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Coweta schools beat state average on new assessment

The Ga. Dept. of Education (DOE) has released its first Georgia College and Career Ready Performance Index (CCRPI) which measures Georgia public schools on a broad set of academic criteria.

The new index methodology revealed that the average scores of Coweta’s elementary, middle and high schools were above the state average.

Overall, the Coweta County School System outperformed the state average for elementary, middle and high school levels on the CCRPI, said school system spokesman Dean Jackson, noting that the new CCRPI accountability system replaces the No Child Left Behind (NCLB) Adequate Yearly Progress (AYP) measurement in Georgia.

The CCRPI report measures schools and school districts on a 100-point scale made up of three major areas: “Achievement” (70 points possible), “Progress” (15 points possible) and “Achievement Gap” (15 points possible). The report measures schools based on data from the 2011-12 school year. The next CCRPI report, due this fall, will look at data from the current 2012-2013 school year.

So how did Coweta schools fare in the new index? The system’s elementary schools averaged a score of 85.2 compared to the 83.4 state average, middle schools scored 86.3 compared to the 81.4 state average while high schools scored 82.2 compared to the 72.6 state average.

A further scoring breakdown showed elementary schools ranging from a high of 94.7 at Arbor Spring and 93.1 at Thomas Crossroads to a low of 75.4 at Welch. Middle school scores ranged from a high of 94.1 at Madras to a low of 80 at Smokey Road. And high school scores ranged from a high of 89.5 at Northgate to a low of 79.3 at East Coweta.

“The CCRPI is the state’s new accountability measure and portions of it are still in the developmental stage,” said Superintendent Steve Barker.  “We will continue to review this first run of data to identify our focus areas. From the initial review of the data I am encouraged by our school system’s performance.”

The CCRPI uses a much broader and more complex set of achievement data to calculate school and system achievement scores than NCLB. Generally, the CCRPI has been designed around a comprehensive definition of college and career readiness, meaning that all students graduate from high school with both rigorous content knowledge and the ability to apply that knowledge, Jackson said.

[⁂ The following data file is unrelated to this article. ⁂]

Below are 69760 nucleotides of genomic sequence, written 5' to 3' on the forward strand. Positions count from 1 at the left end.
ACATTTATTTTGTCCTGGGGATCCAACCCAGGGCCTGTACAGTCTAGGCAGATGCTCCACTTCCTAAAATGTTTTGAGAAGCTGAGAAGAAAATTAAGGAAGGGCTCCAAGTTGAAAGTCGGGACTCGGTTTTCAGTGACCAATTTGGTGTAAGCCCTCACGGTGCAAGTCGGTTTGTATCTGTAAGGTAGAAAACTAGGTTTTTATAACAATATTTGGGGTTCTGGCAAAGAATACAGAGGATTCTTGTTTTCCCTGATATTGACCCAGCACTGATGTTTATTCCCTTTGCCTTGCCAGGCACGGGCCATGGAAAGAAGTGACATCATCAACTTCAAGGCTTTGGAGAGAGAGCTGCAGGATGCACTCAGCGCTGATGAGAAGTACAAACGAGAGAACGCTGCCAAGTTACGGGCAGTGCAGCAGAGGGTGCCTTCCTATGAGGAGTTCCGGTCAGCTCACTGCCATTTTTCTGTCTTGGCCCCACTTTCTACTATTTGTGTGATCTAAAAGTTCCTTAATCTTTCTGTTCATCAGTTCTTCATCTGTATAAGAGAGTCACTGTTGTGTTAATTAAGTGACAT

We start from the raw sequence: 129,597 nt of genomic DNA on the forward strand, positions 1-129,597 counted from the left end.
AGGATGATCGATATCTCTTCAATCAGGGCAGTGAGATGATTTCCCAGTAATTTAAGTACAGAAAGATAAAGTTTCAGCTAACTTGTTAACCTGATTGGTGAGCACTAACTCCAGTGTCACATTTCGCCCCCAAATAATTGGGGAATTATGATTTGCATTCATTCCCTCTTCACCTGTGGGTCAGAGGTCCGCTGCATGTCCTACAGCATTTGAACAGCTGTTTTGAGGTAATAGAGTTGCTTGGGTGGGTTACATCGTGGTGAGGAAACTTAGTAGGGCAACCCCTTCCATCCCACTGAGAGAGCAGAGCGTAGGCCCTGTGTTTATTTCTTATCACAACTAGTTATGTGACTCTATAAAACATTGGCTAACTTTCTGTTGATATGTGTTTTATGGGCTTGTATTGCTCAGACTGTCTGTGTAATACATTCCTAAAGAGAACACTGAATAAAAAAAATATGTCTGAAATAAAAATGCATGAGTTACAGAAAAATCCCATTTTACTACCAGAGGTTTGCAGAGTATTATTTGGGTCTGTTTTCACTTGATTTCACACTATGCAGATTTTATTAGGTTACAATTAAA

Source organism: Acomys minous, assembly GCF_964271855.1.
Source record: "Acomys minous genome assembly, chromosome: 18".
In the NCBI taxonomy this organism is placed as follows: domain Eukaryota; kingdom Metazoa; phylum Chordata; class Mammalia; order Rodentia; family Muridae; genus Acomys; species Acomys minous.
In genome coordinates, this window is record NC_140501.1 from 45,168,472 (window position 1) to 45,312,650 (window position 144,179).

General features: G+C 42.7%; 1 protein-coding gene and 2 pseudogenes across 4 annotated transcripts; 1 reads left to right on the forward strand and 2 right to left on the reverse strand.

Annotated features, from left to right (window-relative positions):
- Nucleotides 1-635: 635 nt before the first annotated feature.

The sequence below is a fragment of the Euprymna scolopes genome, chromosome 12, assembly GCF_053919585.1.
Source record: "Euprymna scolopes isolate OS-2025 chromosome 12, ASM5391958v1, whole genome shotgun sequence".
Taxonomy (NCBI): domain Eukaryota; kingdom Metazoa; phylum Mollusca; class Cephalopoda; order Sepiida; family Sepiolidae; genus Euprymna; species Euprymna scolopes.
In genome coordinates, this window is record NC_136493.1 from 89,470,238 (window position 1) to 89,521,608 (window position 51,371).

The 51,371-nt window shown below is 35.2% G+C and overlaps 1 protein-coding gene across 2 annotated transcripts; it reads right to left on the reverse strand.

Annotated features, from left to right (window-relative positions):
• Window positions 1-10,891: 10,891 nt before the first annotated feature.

The Achievement score (70 percent of the CCRPI) is made up of three indicators, including Content Mastery (40 percent), Post High School/Middle School/Elementary School Readiness (30 percent) and Graduation Rate/Graduation Rate Predictor (30 percent).

-Content Mastery: This section looks at student achievement on standardized tests (CRCT in grades 3-8 and End of Course Tests in grades 9-12) to determine how well a school is doing with instruction.

-Post High School/Middle School/Elementary School Readiness: This section looks at areas that have proven to help students be prepared for the next level of school. Measures of this section include earning two credits in World Language, exceeding standards on state assessments and earning credit in accelerated programs. 

-Graduation Rate/Graduation Rate Predictor: This section will look at a school’s four-year and five-year graduation rate.

The Progress score (15 percent of the CCRPI) is calculated based on the percentage of a school’s students demonstrating typical or high growth via Student Growth Percentiles (SGP). An SGP describes a student’s growth on state tests relative to other students statewide with similar prior achievement. A student’s growth percentile can range from 1 to 99 and every student’s SGP may earn points towards the Progress Score.

The Achievement Gap score (15 percent of the CCRPI) assigns points to schools for their progress in closing, or having small achievement gaps, on state tests between schools’ lowest 25 percent of achievers and the state average. Comparisons are made between gap size from prior year to current year and schools receive points in this section of the CCRPI for closing the achievement gap. 

The Coweta County School System generally outperformed the state of Georgia in all three indicators system-wide.

Beginning in the 2013-2014 school year, schools will also receive ratings based on their financial efficiency and school climate in the CCRPI, but these ratings will be for the public’s information only and will not factor into the school’s overall CCRPI score.

The online version of the CCRPI report with a breakdown by system and school can be found at the DOE website at


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